Remember Tim Bresnan?

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Of course you do. He played for England as recently as last month (against Ireland – what do you mean you don’t remember?). But do you remember what he was? You probably remember Tim Bresnan as a diligent and accurate third seamer, but once upon a time he was an all-rounder.

Maybe that’s generous. He was more accurately a lower order batsman who could make runs and when you see a 22-year-old like that, it’s natural to predict further improvement. However, the 2007 season in which he made three hundreds and averaged 48.5 remained a bizarre aberration until recently.

Having floated away from England’s Test team like a wiry-haired buoyancy aid, Bresnan had also sunk to number eight in Yorkshire’s batting line-up like a partially deflated wiry-haired buoyancy aid. It was from this position that he made 100 not out against Somerset last month – only the fourth first-class hundred of his career.

This week, he did it again, making 169 not out in a dementedly protracted partnership with Jonny Bairstow against Durham. At the age of 30, could Bresnan finally fulfil his promise and become an actual all-rounder?

We’re wishing him all the best – although not because he’s a loveable fatty, which is what you’ll no doubt assume. Now seems an appropriate time to restate our belief that he is no such thing and has in fact gained this reputation largely because of his abnormally round head. His big tree trunk arms may add to the impression as well, but he’s surprisingly fat-free. We have previously described him as being like a burly puma and cannot currently improve on that.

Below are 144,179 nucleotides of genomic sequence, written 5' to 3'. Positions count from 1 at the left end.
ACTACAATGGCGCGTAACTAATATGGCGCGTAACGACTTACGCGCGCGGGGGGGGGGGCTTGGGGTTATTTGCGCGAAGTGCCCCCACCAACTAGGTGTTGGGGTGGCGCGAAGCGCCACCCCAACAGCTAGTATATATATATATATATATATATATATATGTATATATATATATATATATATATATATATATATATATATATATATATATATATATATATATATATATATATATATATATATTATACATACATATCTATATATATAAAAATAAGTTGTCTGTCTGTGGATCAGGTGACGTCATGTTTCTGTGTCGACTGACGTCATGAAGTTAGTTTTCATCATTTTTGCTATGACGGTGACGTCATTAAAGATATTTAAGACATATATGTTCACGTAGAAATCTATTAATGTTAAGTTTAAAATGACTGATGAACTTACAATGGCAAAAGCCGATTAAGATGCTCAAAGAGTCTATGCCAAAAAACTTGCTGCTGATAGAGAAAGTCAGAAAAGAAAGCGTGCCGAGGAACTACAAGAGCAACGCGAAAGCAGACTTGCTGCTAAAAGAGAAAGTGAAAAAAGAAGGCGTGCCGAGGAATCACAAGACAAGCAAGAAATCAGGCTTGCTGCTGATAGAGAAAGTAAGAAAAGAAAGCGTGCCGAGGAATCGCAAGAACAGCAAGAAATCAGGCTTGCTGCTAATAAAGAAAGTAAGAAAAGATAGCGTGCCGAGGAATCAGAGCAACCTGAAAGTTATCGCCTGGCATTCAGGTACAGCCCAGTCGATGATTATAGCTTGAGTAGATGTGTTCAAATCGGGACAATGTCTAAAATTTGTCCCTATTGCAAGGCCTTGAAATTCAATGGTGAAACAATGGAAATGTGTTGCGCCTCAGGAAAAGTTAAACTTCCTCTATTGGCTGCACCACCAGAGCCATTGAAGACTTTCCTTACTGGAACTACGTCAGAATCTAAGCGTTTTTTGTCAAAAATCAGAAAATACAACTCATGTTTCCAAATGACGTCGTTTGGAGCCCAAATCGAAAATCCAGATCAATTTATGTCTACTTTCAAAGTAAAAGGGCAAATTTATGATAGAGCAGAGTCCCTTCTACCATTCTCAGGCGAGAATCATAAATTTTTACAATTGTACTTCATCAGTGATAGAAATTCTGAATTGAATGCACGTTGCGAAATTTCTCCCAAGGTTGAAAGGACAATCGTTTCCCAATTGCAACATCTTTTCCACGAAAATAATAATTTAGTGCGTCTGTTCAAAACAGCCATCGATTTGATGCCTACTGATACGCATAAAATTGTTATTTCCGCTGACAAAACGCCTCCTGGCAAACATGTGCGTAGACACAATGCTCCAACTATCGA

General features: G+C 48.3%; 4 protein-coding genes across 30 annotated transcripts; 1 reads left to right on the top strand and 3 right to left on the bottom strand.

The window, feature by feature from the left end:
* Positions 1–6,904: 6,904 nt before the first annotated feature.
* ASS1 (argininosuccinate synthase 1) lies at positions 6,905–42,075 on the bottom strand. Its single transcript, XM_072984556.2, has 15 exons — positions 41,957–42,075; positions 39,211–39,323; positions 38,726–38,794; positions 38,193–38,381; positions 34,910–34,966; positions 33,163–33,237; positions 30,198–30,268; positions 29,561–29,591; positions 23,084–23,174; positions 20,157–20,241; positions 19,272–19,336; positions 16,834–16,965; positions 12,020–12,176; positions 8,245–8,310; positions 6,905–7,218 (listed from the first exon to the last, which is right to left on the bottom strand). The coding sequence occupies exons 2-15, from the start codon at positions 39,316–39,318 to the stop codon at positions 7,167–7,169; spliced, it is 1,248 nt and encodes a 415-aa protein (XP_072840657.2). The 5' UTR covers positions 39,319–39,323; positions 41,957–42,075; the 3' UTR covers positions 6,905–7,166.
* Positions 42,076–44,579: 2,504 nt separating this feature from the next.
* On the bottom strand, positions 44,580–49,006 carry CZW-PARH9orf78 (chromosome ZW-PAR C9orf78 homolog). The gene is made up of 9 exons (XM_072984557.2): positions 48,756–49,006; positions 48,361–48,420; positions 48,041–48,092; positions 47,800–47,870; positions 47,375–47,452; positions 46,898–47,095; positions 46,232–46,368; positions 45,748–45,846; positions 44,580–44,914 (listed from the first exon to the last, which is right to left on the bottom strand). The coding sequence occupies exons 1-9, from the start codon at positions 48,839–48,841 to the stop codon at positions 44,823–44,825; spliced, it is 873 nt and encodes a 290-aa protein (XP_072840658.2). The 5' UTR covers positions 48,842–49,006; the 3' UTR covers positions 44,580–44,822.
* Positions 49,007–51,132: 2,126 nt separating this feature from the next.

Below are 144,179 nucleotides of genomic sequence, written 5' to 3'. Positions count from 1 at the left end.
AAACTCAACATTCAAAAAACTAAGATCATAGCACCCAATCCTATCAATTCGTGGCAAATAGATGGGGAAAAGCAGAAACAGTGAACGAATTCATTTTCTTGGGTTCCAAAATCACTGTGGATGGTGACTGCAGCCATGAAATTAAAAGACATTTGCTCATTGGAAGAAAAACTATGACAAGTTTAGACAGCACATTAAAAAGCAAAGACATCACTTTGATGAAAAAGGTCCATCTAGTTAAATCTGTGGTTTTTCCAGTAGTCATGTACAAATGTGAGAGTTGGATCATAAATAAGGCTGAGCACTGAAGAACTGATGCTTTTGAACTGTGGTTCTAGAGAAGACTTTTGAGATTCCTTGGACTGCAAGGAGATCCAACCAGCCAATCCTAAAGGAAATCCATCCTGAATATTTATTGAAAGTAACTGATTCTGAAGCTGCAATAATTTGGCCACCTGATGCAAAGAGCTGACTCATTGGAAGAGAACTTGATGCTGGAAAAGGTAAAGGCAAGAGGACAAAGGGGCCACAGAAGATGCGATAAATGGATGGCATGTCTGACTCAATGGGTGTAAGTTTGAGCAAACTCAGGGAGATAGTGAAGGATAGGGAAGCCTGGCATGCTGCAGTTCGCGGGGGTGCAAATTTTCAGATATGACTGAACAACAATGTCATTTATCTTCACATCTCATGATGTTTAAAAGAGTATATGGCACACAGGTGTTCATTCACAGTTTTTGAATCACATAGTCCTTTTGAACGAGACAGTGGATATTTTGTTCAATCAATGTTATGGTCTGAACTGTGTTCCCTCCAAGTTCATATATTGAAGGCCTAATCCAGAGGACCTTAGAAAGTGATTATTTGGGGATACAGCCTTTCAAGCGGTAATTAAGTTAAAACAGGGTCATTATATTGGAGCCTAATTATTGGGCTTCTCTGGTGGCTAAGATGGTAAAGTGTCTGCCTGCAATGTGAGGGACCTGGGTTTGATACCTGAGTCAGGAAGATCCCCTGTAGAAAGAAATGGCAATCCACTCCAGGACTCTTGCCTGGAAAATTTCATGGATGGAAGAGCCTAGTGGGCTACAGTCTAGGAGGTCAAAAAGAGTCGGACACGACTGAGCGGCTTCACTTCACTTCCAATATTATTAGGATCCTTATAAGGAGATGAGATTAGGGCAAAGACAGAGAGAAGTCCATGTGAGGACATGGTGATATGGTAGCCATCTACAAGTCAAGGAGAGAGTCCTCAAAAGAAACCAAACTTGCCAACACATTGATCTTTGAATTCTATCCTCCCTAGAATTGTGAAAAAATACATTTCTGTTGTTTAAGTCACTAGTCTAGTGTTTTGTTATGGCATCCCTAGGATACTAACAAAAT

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  1. Bresnan is only 30?

    I’m not sure how to feel about that.

    Let’s go with disappointed and hungry.

    1. It makes us feel tired, slightly sweaty and resentful of having to be indoors.

  2. What is more more extraordinary is that he appears to have been 24 in 2007 and eight years on he is barely 30.

    From the following clip I can see why KC thinks he looks like a burly puma.

    1. There’s a case for saying we added the 2007 fact after we’d already written a paragraph about him being 24 back when he could bat. However, those who know us well will know that this is actually a fairly typical case of embarrassingly poor addition.

      We’ll try and make a correction but will doubtless get even that wrong.

    2. In some test playing nations (well, at least one) a temporal discrepancy of two years is a mere bagatelle.

      Where’s your sense of creative accounting, KC?

  3. This is slightly off the subject but has it been explained why the ECB has loaned 18.1 billion euros to Greece?

    Whilst Ged is here please explain to me why this little story doesn’t work.

    A rich businessman arrives with his staff at a hotel on a poor Greek island. Everyone on the island has debts they cannot meet. He explains to the hotel owner that he will be staying for a few days to assess the island as a tourist resort and he puts $5000 on the counter as a deposit.

    As soon as he leaves the hotel owner goes to his supplier and pays him the $5000 he owes him, the supplier then goes to the farmer and pays him the $5000 he owes. The farmer goes to the local prostitute and pays her the $5000 he owes. She arrives at the hotel and pays the hotel owner the $5000 for use of his rooms.

    A bit later the businessman comes back, says he doesn’t like the island, gets his deposit back and leaves.